‘Grexit’ would have serious consequences for eurozone

Greece leaving the eurozone would have “serious consequences” for the region, and raise questions about what could lead other countries to leave as well, ratings agency Moody’s said yesterday.

Although member states are benefiting from cheaper borrowing costs thanks to the ECB’s stimulus measures and were expected to see growth gradually recover in the coming months, some, such as France and Italy, still face pressures on their credit ratings.

Greece’s junk ‘Caa1’ rating is currently on review for a further downgrade, with the country’s future in the eurozone uncertain under the government of prime minister Alexis Tsipras.

Athens has been embroiled for weeks in a confrontation with its eurozone creditors, led by Germany. It is struggling to find EU allies in its effort to renegotiate the terms of its bailout. The worst outcome — Greece leaving, or ‘Grexit’ — would have wide ranging implications, Moody’s said.

“Even if the immediate financial impact was limited, the exit of a member state from a union explicitly designed to be indivisible would inevitably raise questions about what pressures might cause other countries to take the same route,” Kathrin Muehlbronner, one of Moody’s senior credit officers, wrote in a report.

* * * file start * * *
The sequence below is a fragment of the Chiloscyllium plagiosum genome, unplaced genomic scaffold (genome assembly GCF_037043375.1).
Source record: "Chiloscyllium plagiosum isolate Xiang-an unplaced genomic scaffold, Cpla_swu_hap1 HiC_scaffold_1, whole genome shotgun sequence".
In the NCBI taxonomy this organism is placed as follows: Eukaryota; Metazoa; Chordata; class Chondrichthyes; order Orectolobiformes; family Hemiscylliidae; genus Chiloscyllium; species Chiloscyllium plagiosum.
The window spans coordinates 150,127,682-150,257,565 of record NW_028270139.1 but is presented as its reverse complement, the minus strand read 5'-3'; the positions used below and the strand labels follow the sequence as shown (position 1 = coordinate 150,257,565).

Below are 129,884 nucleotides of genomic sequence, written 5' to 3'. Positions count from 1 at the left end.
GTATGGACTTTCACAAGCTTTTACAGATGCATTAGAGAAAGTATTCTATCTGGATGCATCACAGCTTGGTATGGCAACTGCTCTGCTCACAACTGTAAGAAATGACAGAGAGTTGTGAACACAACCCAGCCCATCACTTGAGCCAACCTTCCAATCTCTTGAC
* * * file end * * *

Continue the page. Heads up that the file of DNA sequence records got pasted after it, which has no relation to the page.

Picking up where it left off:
The most obvious risk was other countries on the eurozone periphery, such as Portugal, Spain, and Italy, would face a backlash from investors that are currently snapping up their bonds.

Overall, however, Moody’s saw a stable credit outlook for eurozone sovereigns. It expects the ECB stimulus and the boost from the lower euro and oil prices to offset deflationary pressure.

It stressed, though, that the region is likely to remain one of “only moderate growth”. Already high debt-to-GDP ratios in Greece, Italy, Spain, and France were expected to continue to rise.

France, the only country apart from Greece to have a negative outlook on its rating with Moody’s, was also targeted for making poor progress with spending cuts and reforming its economy.

“France stands out with its [headline and structural] budget deficit forecast being higher in 2015 than in 2013.

“In our view, many of the 2015 [eurozone] budgets have been based on unduly optimistic assumptions for nominal GDP and tax revenue growth, which are unlikely to be achieved given the lower inflation environment.”



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